Editorial: Grappling with success

Pigeon Forge wrestlers came close, but they’re champs in our book
Feb. 06, 2013 @ 11:43 PM

Outside of the death of a loved one, there must be few things as heartbreaking as coming so very close to reaching your dream, achieving your goal, winning a title.

One can only imagine the disappointment and pain experienced by the members of the Pigeon Forge wrestling team. They finished second in the state for the third straight year, losing last weekend to Greeneville by two points. The wrestlers had made a sparking and dramatic comeback to get close to the win, but it wasn’t meant to be.

And so the team drove back from Franklin dejected. At least for a little while. Kids have a remarkable capacity to adapt and adjust. At some point on the bus ride back, they probably began to come out of it, to reminisce about the successes and the triumphs, to remember the fun times and funny times, and put the whole season in perspective.

It is remarkable that little Pigeon Forge, known more for tourists than athletics, can put together a sports team of such skill that it can be right there on the verge of a state championship for so many years. Many may think of wrestling in terms of what the brutes do on the so-called professional, gimmicky level. Amateur wrestling is rooted in skill, not theatrics. It requires tremendous strength and endurance as well as talent and self-sacrifice. These guys don’t draw the crowds or the attention that other sports do, so they are motivated by their own personal desire to win.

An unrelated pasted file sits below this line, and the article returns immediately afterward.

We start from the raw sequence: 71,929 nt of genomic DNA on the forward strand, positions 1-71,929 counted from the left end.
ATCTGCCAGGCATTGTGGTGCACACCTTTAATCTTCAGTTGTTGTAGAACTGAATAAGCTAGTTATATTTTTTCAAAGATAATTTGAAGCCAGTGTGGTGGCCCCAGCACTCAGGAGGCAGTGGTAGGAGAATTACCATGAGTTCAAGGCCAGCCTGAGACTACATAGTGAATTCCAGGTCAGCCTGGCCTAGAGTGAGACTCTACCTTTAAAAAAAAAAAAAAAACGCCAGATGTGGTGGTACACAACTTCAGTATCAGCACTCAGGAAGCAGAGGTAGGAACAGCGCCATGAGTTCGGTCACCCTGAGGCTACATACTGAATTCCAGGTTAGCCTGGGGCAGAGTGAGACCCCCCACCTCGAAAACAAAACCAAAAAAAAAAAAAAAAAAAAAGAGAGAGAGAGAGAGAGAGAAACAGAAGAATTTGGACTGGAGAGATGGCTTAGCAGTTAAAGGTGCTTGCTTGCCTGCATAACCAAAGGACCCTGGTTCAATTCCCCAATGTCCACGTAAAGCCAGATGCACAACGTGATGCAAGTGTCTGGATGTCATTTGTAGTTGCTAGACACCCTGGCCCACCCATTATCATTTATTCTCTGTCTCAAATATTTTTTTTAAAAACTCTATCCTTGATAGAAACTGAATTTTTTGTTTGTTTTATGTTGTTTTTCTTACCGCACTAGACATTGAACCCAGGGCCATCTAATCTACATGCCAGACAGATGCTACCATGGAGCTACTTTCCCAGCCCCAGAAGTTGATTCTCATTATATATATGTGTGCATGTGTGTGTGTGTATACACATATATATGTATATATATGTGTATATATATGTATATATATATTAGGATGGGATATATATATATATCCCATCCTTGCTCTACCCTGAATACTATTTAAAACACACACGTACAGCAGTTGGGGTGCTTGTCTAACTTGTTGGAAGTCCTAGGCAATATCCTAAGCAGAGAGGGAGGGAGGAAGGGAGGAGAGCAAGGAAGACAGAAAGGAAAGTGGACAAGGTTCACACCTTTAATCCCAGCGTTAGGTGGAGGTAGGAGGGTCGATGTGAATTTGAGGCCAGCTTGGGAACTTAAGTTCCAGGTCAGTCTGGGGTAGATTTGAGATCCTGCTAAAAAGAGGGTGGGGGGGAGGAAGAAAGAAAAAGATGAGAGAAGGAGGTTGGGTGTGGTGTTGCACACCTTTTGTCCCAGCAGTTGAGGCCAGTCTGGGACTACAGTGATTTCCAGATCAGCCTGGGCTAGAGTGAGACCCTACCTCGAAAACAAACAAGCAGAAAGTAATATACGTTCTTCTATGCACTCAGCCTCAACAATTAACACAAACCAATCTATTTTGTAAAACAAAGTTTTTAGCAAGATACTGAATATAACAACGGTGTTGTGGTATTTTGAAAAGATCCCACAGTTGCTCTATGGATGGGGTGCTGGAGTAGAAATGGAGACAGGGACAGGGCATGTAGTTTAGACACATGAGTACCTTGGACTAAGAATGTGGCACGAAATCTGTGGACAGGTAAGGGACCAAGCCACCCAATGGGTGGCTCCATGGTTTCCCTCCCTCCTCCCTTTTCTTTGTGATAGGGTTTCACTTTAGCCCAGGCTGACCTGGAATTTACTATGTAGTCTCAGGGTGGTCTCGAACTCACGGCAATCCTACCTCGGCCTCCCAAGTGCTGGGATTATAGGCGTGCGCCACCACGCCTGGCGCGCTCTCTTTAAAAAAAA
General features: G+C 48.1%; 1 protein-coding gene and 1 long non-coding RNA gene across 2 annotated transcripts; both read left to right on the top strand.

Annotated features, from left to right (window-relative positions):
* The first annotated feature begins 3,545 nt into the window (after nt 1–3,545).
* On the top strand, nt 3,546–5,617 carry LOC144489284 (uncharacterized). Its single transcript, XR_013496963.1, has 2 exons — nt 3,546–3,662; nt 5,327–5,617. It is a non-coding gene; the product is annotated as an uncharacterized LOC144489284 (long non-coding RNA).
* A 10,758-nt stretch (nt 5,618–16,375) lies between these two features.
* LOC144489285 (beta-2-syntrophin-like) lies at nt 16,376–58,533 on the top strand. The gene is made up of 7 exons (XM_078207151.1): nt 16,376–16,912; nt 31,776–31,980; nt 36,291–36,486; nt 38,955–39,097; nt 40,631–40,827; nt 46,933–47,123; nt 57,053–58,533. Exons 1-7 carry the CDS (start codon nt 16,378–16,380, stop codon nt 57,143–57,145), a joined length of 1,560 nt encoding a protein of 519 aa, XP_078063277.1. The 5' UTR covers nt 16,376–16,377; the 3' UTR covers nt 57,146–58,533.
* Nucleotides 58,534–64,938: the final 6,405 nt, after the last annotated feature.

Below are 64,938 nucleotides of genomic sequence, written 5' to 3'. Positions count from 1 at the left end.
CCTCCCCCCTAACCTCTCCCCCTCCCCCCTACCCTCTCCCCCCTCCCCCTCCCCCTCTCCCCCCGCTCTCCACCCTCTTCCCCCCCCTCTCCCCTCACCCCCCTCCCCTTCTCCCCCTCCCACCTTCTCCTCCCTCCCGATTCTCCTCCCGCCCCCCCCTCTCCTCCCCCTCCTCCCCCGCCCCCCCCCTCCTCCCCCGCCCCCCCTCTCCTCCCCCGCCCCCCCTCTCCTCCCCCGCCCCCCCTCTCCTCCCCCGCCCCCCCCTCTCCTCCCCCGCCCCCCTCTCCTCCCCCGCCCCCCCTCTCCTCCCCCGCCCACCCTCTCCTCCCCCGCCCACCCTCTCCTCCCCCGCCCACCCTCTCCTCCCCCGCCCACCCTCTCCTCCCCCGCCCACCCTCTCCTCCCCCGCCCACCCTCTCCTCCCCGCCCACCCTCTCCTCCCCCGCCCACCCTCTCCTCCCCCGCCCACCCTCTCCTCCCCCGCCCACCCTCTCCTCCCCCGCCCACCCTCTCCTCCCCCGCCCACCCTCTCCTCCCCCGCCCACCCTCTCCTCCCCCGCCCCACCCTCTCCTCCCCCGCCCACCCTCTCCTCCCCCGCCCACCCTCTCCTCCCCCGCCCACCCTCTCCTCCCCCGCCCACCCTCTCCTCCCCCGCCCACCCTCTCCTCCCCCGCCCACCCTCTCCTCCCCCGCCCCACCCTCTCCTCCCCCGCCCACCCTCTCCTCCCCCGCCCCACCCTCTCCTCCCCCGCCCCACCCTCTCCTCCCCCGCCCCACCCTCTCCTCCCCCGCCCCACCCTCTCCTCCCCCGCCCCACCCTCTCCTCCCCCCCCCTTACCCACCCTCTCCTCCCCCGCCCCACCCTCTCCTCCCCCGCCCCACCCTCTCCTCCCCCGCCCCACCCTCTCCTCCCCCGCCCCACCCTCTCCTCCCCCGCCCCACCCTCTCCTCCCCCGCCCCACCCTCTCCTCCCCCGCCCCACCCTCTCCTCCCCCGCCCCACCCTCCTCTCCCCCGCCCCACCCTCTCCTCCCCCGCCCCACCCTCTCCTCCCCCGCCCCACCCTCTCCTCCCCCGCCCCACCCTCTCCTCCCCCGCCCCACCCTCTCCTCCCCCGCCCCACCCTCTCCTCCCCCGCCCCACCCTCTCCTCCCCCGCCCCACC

Wrestling has a place for the 110-pounder as well as the 250-pounder. You can’t say that about most team sports. Wrestling is where someone not talented in ball sports can find a home and excel. It helps to have a coach with special skills, as well. That describes Greg Foreman, who is teacher, counselor, coach, friend and, when he has to be, chief critic. Pigeon Forge would not succeed in this sport without someone like Foreman to guide the team.

So the Tigers didn’t win the state championship. That’s a disappointment, to be sure, But they took second, and there are dozens of schools throughout this state that would have even loved a shot at the title. Maybe the team members should remember this: They made it to the finals. They had their chance. They came up short, but so did every team left in their wake.

Congratulations, Pigeon Forge wrestlers. Success is not always measured in trophies. By almost any standard, you are successful. And this community thinks of you as champs.